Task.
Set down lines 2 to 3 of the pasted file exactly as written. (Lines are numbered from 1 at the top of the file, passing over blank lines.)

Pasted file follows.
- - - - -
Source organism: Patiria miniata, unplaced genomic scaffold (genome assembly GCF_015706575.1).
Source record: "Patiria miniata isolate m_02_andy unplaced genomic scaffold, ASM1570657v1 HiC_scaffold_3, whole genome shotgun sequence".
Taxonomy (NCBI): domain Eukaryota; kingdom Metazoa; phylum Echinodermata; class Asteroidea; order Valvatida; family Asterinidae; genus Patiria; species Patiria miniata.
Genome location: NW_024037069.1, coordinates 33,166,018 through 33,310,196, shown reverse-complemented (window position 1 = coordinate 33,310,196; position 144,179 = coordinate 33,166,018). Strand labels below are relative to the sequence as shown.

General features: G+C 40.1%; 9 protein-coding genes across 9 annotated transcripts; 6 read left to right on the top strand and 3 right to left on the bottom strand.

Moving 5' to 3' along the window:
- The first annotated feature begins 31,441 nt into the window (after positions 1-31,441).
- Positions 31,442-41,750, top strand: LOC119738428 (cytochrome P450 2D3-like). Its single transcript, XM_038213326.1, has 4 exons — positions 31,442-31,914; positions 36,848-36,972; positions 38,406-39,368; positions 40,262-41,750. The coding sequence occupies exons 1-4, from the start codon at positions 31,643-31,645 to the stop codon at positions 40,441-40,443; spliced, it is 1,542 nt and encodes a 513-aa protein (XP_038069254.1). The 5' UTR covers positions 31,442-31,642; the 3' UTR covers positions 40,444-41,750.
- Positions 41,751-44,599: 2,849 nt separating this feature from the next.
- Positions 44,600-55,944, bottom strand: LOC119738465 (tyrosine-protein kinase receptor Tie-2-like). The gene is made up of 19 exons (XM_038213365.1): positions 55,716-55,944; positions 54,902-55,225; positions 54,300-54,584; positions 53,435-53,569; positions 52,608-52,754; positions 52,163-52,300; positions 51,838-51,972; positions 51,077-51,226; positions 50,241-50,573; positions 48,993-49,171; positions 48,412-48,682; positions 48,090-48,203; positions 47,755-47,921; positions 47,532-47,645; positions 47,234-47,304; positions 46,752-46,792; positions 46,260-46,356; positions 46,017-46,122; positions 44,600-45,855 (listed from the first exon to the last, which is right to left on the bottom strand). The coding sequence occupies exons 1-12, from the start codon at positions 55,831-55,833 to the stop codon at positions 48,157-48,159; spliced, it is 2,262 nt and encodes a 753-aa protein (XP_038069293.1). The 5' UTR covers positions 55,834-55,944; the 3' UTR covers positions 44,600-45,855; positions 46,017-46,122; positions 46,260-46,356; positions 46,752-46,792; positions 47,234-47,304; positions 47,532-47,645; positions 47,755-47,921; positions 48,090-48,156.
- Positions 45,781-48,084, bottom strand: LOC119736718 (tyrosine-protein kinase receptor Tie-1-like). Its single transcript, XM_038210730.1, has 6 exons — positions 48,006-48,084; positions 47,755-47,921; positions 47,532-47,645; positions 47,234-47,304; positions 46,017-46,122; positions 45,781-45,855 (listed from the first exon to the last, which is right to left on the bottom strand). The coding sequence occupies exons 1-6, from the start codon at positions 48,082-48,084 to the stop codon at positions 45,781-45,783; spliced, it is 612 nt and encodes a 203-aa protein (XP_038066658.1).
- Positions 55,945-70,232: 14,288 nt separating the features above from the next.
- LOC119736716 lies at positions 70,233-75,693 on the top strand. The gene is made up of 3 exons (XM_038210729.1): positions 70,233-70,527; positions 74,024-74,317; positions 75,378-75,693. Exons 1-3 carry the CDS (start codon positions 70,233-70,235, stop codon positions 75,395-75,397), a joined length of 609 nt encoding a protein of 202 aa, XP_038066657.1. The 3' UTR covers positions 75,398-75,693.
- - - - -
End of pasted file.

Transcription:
Source record: "Patiria miniata isolate m_02_andy unplaced genomic scaffold, ASM1570657v1 HiC_scaffold_3, whole genome shotgun sequence".
Taxonomy (NCBI): domain Eukaryota; kingdom Metazoa; phylum Echinodermata; class Asteroidea; order Valvatida; family Asterinidae; genus Patiria; species Patiria miniata.